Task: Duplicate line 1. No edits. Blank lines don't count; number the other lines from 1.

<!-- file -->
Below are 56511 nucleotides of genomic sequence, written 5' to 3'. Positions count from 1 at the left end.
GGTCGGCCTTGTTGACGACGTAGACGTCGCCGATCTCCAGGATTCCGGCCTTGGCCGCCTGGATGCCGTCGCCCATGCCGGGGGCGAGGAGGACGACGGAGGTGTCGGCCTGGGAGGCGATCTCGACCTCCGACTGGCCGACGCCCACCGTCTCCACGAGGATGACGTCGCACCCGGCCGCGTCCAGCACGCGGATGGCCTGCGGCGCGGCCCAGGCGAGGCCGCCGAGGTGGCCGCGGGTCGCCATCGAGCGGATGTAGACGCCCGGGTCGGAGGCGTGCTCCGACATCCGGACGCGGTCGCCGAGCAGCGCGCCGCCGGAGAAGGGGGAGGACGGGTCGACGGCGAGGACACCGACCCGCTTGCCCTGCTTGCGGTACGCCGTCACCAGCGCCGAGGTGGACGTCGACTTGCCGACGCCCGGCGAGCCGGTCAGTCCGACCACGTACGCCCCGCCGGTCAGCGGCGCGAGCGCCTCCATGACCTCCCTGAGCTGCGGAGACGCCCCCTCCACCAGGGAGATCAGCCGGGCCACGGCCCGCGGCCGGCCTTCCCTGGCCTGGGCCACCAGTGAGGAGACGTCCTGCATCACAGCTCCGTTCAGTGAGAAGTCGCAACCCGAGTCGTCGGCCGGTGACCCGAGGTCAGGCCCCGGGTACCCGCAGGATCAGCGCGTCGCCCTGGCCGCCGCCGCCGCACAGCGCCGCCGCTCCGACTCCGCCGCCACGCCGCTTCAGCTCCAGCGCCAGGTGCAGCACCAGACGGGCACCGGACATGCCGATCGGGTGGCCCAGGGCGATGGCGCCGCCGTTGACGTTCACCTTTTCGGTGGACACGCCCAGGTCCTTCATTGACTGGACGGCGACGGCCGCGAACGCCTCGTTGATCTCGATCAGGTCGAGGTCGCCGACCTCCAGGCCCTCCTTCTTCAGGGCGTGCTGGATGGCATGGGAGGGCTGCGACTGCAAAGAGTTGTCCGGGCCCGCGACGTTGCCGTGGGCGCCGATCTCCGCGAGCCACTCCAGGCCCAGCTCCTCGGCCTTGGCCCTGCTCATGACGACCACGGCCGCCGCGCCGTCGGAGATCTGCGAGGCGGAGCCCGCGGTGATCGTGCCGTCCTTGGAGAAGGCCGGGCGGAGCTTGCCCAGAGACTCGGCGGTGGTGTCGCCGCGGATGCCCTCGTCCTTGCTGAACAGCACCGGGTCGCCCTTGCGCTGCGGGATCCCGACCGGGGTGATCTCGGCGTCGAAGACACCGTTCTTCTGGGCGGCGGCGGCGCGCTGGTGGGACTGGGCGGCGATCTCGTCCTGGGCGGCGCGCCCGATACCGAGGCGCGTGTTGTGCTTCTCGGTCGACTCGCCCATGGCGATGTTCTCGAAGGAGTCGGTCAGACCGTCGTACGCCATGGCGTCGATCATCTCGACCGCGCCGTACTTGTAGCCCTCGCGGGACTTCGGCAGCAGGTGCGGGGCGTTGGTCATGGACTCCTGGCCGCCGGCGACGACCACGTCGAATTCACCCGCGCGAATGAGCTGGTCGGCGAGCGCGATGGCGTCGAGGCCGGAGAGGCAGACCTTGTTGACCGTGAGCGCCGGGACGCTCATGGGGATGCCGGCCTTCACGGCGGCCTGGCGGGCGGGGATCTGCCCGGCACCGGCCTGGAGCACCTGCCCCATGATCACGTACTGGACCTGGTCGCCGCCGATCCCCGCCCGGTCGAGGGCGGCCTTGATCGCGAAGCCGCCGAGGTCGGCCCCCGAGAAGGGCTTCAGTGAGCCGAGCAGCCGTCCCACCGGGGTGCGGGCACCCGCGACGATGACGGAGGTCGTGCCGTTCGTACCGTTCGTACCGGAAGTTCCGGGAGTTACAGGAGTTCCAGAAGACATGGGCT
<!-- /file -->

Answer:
Below are 56511 nucleotides of genomic sequence, written 5' to 3'. Positions count from 1 at the left end.